Prosecutor v Dusko Tadic AKA Dule Decision on the defence motion on jurisdiction

The defence challenges the powers of the International Tribunal for the prosecutions …under there heads: 1. the alleged improper establishment of the International Tribunal 2. the improper grant of primacy to the International Tribunal 3. challenges to the subject matter jurisdiction fo the International Tribunal {The principle ‘competence de la competence’ is inherent jurisdiction to any judicial or arbitral tribunal, and consists of its jurisdiction to determine its own jurisdiction, it had not to be provided in the constitutive document} Resolution I. The establishment of the International Tribunal 1. The attack on the competence … is based on .. that the action of the Security Council in establishing the international tribunal and in adopting the Statute under which it functions is beyond power 3. Essential to these submissions is, of course, the concept that this Trial Chamber has the capacity to review and rule upon the legality of the acts of the Security Council in Establishing the International Tribunal 4. … The validity of the creation of the International Tribunal is not truly a matter of jurisdiction but rather of the lawfulness of its creations involving scrutiny of the powers of the Security Council 5. …. This International Tribunal is not a constitutional court set up to scrutinise the actions of organs of the United Nations. It is, on the contrary, a criminal tribunal with clearly defined powers, involving a quite specific and limited criminal jurisdiction … it will have no authority to investigate the legality of its creations by the Security Council 6. … This is the first time that the international community has created a court with criminal jurisdiction …these ad hoc Tribunals represents an important step towards the establishment of a permanent international criminal tribunal. In this context, the Trial Chamber considers that it would be inappropriate to dismiss without comment the accused’s contentions that the establishment of the International Tribunal by the Security Council was beyond power and ill founded political actions, not reasonably aimed at restoring and maintaining peace and the International Tribunal is not duly established by law. 7. The Security Council has a broad discretion in exercising its authority under Chapter VII and there are few limits on the exercise of that power. As indicated in the travaux préparatoires: “Wide freedom of judgement is left as regards the moment {the SC} may choose to intervene and the means to be applied, with sole reserve that it should act in accordance with the purpose and principles of the {UN}” The broad discretion given to the Security Council in the exercise of its Chapter VII authority itself suggest that decisions taken under this head are nor reviewable 10. The Defence relies on … what has been said by the ICJ in three cases: …(Expenses advisory opinion) …(Namibia Advisory Opinion)…(Lockerbie decision) In the first of these … the Court specifically stated that, unlike the legal systems of some States, there exists no procedure for determining the validity of acts of organs of the United Nations. It referred to proposals at the time of drafting of the Charter that such a power should be given to the court and to the rejection of those proposals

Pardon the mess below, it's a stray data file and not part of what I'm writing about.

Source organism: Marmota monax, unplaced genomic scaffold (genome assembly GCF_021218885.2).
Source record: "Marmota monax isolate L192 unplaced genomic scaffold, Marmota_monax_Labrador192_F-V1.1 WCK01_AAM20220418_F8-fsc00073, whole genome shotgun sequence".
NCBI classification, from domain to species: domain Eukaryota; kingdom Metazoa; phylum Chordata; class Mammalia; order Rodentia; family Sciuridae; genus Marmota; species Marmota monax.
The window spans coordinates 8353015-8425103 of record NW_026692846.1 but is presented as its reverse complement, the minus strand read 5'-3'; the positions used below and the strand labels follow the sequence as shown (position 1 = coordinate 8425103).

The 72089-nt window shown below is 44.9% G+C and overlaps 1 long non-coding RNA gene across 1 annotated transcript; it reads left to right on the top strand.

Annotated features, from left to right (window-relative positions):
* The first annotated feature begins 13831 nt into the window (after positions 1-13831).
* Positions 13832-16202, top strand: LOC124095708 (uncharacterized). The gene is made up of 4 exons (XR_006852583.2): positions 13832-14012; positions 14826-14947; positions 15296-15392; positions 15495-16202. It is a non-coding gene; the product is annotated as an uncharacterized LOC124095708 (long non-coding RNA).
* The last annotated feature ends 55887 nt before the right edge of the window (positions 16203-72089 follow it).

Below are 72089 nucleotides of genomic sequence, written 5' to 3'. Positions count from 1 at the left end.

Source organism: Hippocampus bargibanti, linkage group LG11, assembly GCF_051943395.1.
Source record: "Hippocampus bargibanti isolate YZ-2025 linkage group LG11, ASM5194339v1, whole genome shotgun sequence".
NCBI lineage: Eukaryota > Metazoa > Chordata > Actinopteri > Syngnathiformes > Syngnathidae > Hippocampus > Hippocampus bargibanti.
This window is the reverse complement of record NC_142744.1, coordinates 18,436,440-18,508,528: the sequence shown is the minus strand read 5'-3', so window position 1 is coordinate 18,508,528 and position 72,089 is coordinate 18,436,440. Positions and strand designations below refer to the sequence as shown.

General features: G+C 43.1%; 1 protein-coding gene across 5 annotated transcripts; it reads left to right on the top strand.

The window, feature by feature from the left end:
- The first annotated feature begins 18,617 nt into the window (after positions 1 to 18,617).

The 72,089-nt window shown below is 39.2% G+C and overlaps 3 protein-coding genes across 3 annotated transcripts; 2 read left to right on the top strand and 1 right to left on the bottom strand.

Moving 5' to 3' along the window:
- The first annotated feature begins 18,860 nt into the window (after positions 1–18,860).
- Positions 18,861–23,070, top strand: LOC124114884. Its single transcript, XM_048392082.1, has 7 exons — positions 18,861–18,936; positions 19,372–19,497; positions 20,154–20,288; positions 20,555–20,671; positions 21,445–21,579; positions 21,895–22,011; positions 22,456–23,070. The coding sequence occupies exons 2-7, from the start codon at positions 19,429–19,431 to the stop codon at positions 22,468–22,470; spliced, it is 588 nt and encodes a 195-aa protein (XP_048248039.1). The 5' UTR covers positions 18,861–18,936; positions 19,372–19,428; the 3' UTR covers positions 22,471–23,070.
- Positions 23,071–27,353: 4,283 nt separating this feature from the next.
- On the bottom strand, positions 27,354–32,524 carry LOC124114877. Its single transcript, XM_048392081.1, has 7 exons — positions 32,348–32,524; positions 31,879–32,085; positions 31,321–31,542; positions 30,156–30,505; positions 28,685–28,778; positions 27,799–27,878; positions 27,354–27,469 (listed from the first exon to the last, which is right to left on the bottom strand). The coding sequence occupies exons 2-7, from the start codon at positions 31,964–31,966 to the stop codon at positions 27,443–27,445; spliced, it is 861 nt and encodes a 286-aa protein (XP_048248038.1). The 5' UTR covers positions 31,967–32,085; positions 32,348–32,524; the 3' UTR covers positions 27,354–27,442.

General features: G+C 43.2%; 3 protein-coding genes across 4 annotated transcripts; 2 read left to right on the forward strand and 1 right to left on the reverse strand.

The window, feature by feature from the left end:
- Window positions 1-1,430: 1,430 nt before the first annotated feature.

11. In the second of these cases .. the Court dealt very specifically with this matter, stating that: “Undoubtedly, the Court does not possess powers of judicial review or appeal in respect of the decisions taken by the United Nations organs concerned” 12. .. in the Lockerbie decision, Judge Weeranmantry… said that “it is not for this Court to sit in review on a given resolution of the Security Council” 13. These opinions of the Court clearly provide no basis for the international tribunal to review the actions of the Security Council, indeed, they are authorities to the contrary. 15. Support for the view that the Security Council cannot act arbitrarily or for an ulterior purpose is found in the nature of the Charter as a treaty delegating certain powers to the United Nations. In fact, such a limitations is almost a corollary of the principle that the organs of the United Nations must act in accordance with the powers delegated them. 16. Although it is not for this Trial Chamber to judge the reasonableness of the acts of the Security Council, it is without doubt that, with respect to the former Yugoslavia, the Security Council did not act arbitrarily. To the contrary, the Security Council´s establishment of the International Tribunal represents its informed judgement, after great deliberation, that violations of international humanitarian law were occurring in the former Yugoslavia and that such violations created a threat to the peace. 23. … The setting up of the International Tribunal under Chapter VII is … certainly not a justiciable issue but one involving considerations of high policy and of a political nature 32 Then it is said that the international law requires that criminal courts be independent and impartial and that no court created by a political body such as the Security Council can have those characteristics… the question whether a court is independent and impartial depends not upon the body that creates it but upon its constitutions, its judges and the way in which they function B. Primacy of the International Tribunal 41. …the accused not being a State lacks the locus standi to raise the issue of primary, which involves a plea that the sovereignty of a State has been violated … (Israel v Eichman)… it is pertinent to note that the challenge to the primacy of the International Tribunal has been made against the express intent of the two States most closely affected by the indictment against the accused – Bosnia and Hersegovia and the Federal Republic of Germany… have unconditionally accepted the jurisdiction of the International Tribunal 42. … crimes which the International Tribunal has been called upon to try are not crimes of a purely domestic nature. They are really crimes which are universal in nature, well recognised in international law as serious breaches of international humanitarian law, and transcending the interest of any one State … there can therefore be no objection to an international tribunal properly constituted trying these crimes on behalf of the international community 44. … The crimes with which the accused is charged form part of customary international law and existed well before the establisment of the International Tribunal II. Subject matter jurisdiction 50. What is contended is that for article 2 {Geneva Conventions of 1949} to have applications there must exist a state of international conflict and that none in fact existed at any relevant time or place. 60. The competence of the International Tribunal extends to serious violations of international humanitarian law that are a part if customary law. International humanitarian law includes international rules designated to solve humanitarian problems arising from international or non- international armed conflicts … the International Tribunal is not called upon to apply conventional law but instead is mandated to apply customary international law. Therefore, the element of internationality forms no jurisdictional criterion even if the Hague Convention was originally envisaged by the Contracting Parties to apply to international conflicts